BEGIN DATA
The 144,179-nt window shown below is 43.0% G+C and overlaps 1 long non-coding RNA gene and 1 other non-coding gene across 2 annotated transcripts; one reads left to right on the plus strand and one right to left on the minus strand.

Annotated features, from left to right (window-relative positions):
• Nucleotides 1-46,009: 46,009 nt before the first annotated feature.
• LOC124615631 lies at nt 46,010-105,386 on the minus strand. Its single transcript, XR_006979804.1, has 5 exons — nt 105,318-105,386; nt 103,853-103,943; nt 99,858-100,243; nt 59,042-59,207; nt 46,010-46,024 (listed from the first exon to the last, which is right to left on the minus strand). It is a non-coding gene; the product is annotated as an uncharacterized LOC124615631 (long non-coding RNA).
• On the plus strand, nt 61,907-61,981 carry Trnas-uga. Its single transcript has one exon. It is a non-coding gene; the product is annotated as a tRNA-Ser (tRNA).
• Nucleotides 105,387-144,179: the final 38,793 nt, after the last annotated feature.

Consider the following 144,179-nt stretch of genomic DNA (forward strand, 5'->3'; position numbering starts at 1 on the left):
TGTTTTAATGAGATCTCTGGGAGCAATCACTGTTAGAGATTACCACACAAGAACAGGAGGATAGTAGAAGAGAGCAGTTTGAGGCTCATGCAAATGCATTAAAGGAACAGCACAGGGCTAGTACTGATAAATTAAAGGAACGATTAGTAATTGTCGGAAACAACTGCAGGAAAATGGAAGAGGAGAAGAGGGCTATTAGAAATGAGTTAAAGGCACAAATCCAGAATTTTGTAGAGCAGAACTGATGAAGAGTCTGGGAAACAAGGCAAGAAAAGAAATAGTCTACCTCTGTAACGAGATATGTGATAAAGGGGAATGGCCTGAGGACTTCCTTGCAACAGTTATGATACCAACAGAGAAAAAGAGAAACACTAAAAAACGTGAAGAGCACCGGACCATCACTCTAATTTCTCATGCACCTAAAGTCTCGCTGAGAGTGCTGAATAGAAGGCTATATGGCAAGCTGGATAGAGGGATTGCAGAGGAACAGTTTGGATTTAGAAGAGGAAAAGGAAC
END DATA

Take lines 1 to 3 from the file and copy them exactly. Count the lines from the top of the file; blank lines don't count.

The 144,179-nt window shown below is 43.0% G+C and overlaps 1 long non-coding RNA gene and 1 other non-coding gene across 2 annotated transcripts; one reads left to right on the plus strand and one right to left on the minus strand.

Annotated features, from left to right (window-relative positions):
• Nucleotides 1-46,009: 46,009 nt before the first annotated feature.